FAO helps strengthen indigenous organizations in the high Andes of Ecuador and Peru

Beneficiary families in Peru and Ecuador report savings of nearly 30% in food expenditure. 

Key facts

In the heart of the Andes, in Peru and Ecuador, indigenous communities of Huancavelica and Chimborazo today have a lot to celebrate: families are able to cultivate and sell their own food, children have adequate nutrition and local indigenous organizations are helping family farmers in preserving ancestral culture. In 2007-2011, FAO launched the FORSANDINO project in collaboration with the New Zealand Aid Programme, helping some 1100 indigenous families improve food security by strengthening the local indigenous organizations and increasing family farming production.

Improving crop yield and reducing the proportion of families living below the poverty line are just two of the positive impacts of a FAO project run in Peru and Ecuador.

The New Zealand Aid Programme together with FAO implemented the FORSANDINO (Strengthening of High-Andean Indigenous Organizations and Recovery of their Traditional Products) project from 2007 to 2011 in Huancavelica, Peru, and Chimborazo in Ecuador. The overall objective of the project was to help improve food security among families in indigenous communities by strengthening their development and management.

By incorporating traditional products from each of the two towns in the daily diet of households and by marketing the surplus of produce, families were able to reduce their levels of food insecurity and child malnutrition and increase their revenues. 

"Traditional crops are of great significance, as they are an opportunity to increase and diversify agricultural production at both local and national levels and thereby contribute to reducing the vulnerability of Andean countries to both price and climate shocks," said Salomón Salcedo, FAO officer.

Communities which participated in the project were able to generate new business and sell their surplus seed to government institutions and organizations.

In Peru, the production of traditional crops in these communities significantly increased: 329% more quinoa, 172% more tarwi and 100% more potatoes, oca and mashua. Also per capita, consumption of these products in the participating families increased by: 73% in the case of quinoa, 43% in mashua and 64% oca.

"Before we used to buy certain vegetables but now that we have grown our organic gardens and family greenhouses, we produce and eat our own ," said Alejandro Quispe, from the Peruvian community Padre Rumí.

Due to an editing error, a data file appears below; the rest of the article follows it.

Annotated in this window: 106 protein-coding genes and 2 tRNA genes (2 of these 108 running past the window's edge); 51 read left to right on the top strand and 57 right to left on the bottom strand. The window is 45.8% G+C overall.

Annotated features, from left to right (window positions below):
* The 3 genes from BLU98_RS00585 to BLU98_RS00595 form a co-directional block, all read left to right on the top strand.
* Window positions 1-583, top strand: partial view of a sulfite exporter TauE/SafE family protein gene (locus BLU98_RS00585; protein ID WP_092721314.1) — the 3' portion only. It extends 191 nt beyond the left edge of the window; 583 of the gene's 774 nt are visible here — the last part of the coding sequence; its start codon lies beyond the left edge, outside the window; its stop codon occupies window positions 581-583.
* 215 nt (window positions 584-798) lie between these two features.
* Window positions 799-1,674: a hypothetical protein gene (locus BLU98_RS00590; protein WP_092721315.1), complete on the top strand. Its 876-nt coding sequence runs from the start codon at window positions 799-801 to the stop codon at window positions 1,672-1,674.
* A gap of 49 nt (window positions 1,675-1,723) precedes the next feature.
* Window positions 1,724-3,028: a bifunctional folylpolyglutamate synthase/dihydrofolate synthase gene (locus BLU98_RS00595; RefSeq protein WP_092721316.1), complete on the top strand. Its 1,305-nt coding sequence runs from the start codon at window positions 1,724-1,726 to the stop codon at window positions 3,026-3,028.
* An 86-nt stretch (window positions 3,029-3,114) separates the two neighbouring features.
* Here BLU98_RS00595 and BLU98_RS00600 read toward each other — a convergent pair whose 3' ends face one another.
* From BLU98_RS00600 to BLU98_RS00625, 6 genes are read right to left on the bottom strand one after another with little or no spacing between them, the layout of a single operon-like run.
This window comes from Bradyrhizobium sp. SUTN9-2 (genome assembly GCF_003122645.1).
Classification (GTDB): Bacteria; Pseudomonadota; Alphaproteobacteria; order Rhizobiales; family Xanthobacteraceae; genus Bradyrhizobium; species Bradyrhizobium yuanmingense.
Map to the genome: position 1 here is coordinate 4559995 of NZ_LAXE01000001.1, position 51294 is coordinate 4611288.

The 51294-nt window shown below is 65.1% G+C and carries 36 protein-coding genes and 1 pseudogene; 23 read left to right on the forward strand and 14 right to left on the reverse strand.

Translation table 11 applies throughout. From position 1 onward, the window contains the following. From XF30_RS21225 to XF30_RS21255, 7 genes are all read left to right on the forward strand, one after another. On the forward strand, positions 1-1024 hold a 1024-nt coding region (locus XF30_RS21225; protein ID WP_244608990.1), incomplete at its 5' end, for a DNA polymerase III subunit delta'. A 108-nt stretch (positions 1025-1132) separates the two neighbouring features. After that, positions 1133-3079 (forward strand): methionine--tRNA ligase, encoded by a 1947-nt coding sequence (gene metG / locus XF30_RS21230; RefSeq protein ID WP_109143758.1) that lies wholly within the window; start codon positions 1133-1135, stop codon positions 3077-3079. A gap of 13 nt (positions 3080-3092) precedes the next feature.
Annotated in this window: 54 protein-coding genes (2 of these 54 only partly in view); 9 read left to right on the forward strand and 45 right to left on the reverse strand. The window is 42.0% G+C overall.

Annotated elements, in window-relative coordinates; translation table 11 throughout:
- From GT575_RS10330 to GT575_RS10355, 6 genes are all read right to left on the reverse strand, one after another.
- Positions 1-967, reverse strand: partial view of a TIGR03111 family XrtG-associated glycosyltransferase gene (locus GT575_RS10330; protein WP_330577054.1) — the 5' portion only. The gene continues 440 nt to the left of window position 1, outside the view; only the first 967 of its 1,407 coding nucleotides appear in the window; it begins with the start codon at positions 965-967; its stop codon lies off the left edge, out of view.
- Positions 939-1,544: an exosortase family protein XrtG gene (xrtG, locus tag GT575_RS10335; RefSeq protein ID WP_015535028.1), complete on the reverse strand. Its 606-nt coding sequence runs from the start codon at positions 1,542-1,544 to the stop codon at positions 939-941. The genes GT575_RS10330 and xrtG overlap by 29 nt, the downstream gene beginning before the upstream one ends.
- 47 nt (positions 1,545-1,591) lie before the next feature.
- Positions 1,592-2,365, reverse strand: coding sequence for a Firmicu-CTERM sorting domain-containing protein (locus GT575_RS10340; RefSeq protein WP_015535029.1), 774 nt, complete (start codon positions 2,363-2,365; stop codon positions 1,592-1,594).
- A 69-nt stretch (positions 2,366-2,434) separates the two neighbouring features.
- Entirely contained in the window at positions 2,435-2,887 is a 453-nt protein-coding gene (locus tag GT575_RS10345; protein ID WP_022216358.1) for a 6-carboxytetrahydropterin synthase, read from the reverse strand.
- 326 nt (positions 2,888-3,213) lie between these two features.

In Ecuador, the project generated a 140% increase in the production of potatoes, 156% increase in melloco, 97% in quinoa, 206% lupin, 124% more oca and 88% more mashua.

"Today we produce most of what we eat," said Manuel Paguay, one of the project beneficiaries in Ecuador.

A direct impact on food security and a boost in income
In Peru, the family net annual income per capita increased by 54% for families participating in the project. There was also a reduction in the proportion of families living below the poverty line.

In Ecuador, the impacts of the project led to a 7% drop in the proportion of families living below the poverty and a 48% increase in net family annual income.

"We are now eating more and better than before. We have learned that we have to balance our diet and especially consume our own products," said Alejandro Quispe.

Strengthening indigenous organizations
Through this project, FAO built on the existing community development plans by extending the participation of men and women to allow farmers to obtain better financing for their agricultural activities. 

Apart from quantitative indicators, also greater participation of community members in various public spaces was achieved. In Ecuador, for example, the Council of Chacareros (agricultural wisemen) was established and legally recognized by the Council for the Development of Nations and Peoples of Ecuador.

Committees for promoting community development were created in Peru, composed of men and women who have the knowledge and skills to lead their communities in areas such as local planning or resource management.

In addition, local networks for exchanging information and experiences were created to improve the quality of life, food and nutrition security of communities. One of the most popular means used was rural radio.

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